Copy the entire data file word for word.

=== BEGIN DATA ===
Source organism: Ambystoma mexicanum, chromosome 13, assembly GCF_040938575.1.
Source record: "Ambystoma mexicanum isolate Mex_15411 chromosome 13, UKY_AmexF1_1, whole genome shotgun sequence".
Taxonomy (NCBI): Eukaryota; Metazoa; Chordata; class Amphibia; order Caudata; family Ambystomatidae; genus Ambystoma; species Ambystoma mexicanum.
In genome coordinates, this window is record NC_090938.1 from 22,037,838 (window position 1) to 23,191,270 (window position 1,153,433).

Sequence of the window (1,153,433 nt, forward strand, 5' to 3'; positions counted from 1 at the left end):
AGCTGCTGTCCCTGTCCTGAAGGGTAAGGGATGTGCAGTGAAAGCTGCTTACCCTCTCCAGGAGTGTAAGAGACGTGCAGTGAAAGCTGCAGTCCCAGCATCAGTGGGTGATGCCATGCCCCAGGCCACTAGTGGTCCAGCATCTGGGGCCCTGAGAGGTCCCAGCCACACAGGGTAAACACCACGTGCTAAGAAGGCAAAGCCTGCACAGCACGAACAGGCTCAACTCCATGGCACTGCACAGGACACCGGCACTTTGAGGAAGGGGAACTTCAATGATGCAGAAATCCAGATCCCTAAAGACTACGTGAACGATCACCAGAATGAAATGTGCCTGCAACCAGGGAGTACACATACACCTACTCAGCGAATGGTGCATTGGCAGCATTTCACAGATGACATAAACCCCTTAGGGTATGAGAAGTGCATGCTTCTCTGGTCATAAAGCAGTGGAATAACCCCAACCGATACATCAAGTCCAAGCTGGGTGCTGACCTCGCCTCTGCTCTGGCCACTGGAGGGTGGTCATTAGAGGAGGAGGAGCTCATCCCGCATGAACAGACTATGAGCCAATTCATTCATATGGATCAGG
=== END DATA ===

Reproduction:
Source organism: Ambystoma mexicanum, chromosome 13, assembly GCF_040938575.1.
Source record: "Ambystoma mexicanum isolate Mex_15411 chromosome 13, UKY_AmexF1_1, whole genome shotgun sequence".
Taxonomy (NCBI): Eukaryota; Metazoa; Chordata; class Amphibia; order Caudata; family Ambystomatidae; genus Ambystoma; species Ambystoma mexicanum.
In genome coordinates, this window is record NC_090938.1 from 22,037,838 (window position 1) to 23,191,270 (window position 1,153,433).

Sequence of the window (1,153,433 nt, forward strand, 5' to 3'; positions counted from 1 at the left end):
AGCTGCTGTCCCTGTCCTGAAGGGTAAGGGATGTGCAGTGAAAGCTGCTTACCCTCTCCAGGAGTGTAAGAGACGTGCAGTGAAAGCTGCAGTCCCAGCATCAGTGGGTGATGCCATGCCCCAGGCCACTAGTGGTCCAGCATCTGGGGCCCTGAGAGGTCCCAGCCACACAGGGTAAACACCACGTGCTAAGAAGGCAAAGCCTGCACAGCACGAACAGGCTCAACTCCATGGCACTGCACAGGACACCGGCACTTTGAGGAAGGGGAACTTCAATGATGCAGAAATCCAGATCCCTAAAGACTACGTGAACGATCACCAGAATGAAATGTGCCTGCAACCAGGGAGTACACATACACCTACTCAGCGAATGGTGCATTGGCAGCATTTCACAGATGACATAAACCCCTTAGGGTATGAGAAGTGCATGCTTCTCTGGTCATAAAGCAGTGGAATAACCCCAACCGATACATCAAGTCCAAGCTGGGTGCTGACCTCGCCTCTGCTCTGGCCACTGGAGGGTGGTCATTAGAGGAGGAGGAGCTCATCCCGCATGAACAGACTATGAGCCAATTCATTCATATGGATCAGG